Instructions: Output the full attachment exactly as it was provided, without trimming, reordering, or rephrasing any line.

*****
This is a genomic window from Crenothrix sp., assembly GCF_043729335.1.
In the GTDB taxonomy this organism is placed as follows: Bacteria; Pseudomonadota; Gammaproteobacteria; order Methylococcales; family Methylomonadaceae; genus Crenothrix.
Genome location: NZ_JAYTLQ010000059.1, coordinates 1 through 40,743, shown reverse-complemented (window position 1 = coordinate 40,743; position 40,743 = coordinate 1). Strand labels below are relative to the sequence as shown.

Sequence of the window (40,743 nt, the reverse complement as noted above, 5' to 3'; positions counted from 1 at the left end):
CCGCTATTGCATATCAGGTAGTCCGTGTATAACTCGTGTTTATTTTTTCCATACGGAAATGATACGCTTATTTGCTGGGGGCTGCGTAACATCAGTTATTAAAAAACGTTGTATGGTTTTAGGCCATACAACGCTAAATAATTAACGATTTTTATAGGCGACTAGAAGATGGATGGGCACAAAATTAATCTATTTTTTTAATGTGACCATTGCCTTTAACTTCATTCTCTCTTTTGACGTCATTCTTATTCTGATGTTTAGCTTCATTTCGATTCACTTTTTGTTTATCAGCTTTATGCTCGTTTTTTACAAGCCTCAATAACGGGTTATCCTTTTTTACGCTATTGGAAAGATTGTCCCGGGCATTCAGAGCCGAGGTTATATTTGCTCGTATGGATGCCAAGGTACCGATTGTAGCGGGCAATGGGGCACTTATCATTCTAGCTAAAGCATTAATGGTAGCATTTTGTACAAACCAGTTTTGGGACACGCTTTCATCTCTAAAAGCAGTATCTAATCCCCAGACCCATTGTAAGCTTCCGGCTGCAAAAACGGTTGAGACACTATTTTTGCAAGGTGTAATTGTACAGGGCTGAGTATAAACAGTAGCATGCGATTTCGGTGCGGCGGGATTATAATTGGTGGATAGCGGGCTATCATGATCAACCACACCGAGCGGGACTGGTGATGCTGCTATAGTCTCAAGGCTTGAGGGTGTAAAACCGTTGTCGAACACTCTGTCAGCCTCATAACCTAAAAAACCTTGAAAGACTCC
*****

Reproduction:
This is a genomic window from Crenothrix sp., assembly GCF_043729335.1.
In the GTDB taxonomy this organism is placed as follows: Bacteria; Pseudomonadota; Gammaproteobacteria; order Methylococcales; family Methylomonadaceae; genus Crenothrix.
Genome location: NZ_JAYTLQ010000059.1, coordinates 1 through 40,743, shown reverse-complemented (window position 1 = coordinate 40,743; position 40,743 = coordinate 1). Strand labels below are relative to the sequence as shown.

Sequence of the window (40,743 nt, the reverse complement as noted above, 5' to 3'; positions counted from 1 at the left end):
CCGCTATTGCATATCAGGTAGTCCGTGTATAACTCGTGTTTATTTTTTCCATACGGAAATGATACGCTTATTTGCTGGGGGCTGCGTAACATCAGTTATTAAAAAACGTTGTATGGTTTTAGGCCATACAACGCTAAATAATTAACGATTTTTATAGGCGACTAGAAGATGGATGGGCACAAAATTAATCTATTTTTTTAATGTGACCATTGCCTTTAACTTCATTCTCTCTTTTGACGTCATTCTTATTCTGATGTTTAGCTTCATTTCGATTCACTTTTTGTTTATCAGCTTTATGCTCGTTTTTTACAAGCCTCAATAACGGGTTATCCTTTTTTACGCTATTGGAAAGATTGTCCCGGGCATTCAGAGCCGAGGTTATATTTGCTCGTATGGATGCCAAGGTACCGATTGTAGCGGGCAATGGGGCACTTATCATTCTAGCTAAAGCATTAATGGTAGCATTTTGTACAAACCAGTTTTGGGACACGCTTTCATCTCTAAAAGCAGTATCTAATCCCCAGACCCATTGTAAGCTTCCGGCTGCAAAAACGGTTGAGACACTATTTTTGCAAGGTGTAATTGTACAGGGCTGAGTATAAACAGTAGCATGCGATTTCGGTGCGGCGGGATTATAATTGGTGGATAGCGGGCTATCATGATCAACCACACCGAGCGGGACTGGTGATGCTGCTATAGTCTCAAGGCTTGAGGGTGTAAAACCGTTGTCGAACACTCTGTCAGCCTCATAACCTAAAAAACCTTGAAAGACTCC